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Literature | In Capital Letters, 2011 March


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    Rangel-Mullin, Rebecca
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Interview with Sara Blaisdell

In Capital Letters: What is your favorite and least favorite part of the writing process?  The most surprising?  The most challenging?

Favorite part: falling in love with a character from real life and trying to make that person real on the page.  And that moment late at night you get excited about something you’re working on, before you wake up the next morning and realize it’s incoherent babbling.  The most challenging parts for me are structure and plot and creating scenes and meaning-making.

ICL: Please tell us which writer has most influenced your approach to writing, your writing itself and your outlook on life?

The poet that got me reading poetry was Carlos Drummond de Andrade.  He uses simple language that is funny and beautiful at the same time.  My favorite novel is Brady Udall’s The Miracle Life of Edgar Mint.  And Kent Haruf’s Plainsong is great, too. 

ICL: You've tried your hand at poetry, fiction and non-fiction but have had the most success in the field of non-fiction with your essay "Brothers from Another Planet" being featured in This American Life. What was it like working on this piece?

I wrote it for Rachel Louise Snyder’s Literary Journalism course.  I knew I wanted to write about three brothers in Iraq, but when I told Rachel my husband has been talking to them on the phone for several years, she encouraged me to write about that relationship.  My favorite part was recording interviews—there is so much I wish I could have included in the story.  It was hard getting the tone right, writing about an environment I know so little about.  I would say it was one of the most difficult and wonderful writing experiences I’ve had.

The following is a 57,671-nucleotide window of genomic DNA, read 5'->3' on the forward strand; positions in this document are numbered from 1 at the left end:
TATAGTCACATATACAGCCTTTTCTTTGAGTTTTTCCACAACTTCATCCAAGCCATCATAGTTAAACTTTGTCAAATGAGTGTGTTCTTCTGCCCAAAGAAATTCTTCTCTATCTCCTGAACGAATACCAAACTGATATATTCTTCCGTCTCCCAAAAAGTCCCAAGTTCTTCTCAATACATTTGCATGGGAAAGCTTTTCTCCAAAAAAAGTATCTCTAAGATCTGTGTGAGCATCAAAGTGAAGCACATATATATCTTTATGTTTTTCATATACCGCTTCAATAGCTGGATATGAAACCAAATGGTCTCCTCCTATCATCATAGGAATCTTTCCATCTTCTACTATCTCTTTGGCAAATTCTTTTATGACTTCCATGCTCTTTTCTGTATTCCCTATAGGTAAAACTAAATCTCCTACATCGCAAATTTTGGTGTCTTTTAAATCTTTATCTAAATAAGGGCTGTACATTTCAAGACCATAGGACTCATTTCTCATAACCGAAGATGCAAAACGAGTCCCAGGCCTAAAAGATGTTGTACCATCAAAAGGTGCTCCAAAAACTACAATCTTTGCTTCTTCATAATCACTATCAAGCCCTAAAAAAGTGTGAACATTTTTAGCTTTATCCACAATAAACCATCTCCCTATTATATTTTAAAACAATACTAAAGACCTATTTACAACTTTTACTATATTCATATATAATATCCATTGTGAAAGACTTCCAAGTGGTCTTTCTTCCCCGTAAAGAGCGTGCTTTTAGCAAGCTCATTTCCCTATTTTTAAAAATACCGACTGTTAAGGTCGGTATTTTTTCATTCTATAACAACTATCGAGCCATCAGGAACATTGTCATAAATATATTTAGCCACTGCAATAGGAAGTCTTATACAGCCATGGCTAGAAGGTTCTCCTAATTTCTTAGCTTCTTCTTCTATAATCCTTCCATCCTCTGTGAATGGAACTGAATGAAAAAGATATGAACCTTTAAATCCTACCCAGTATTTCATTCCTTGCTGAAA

ICL: How do your stories come to you?  For example, is it by an image, character, line, phrase, idea?

Usually dialogue from real conversations.  I’m also interested in people trying to figure themselves out and control themselves—through cleansing machines, repentance, treatment programs—and the weird unintended outcomes.  Most of my stories involve just two or three people chatting and planning.  I’m trying to get them to do more.

ICL: Do you have a set writing schedule or any writing rituals?

Hopefully someday I will.  I need deadlines, because without them I never finish anything.  Lately I’ve just been staring at unfinished stories and poems from 2002. 

ICL: If your life had a theme song right now, what would it be?

Probably Basement Jaxx “Red Alert,” or something by Frank Black.  If I could turn in a satchel full of Frank Black lyrics for my thesis, I would. 

Sara Blaisdell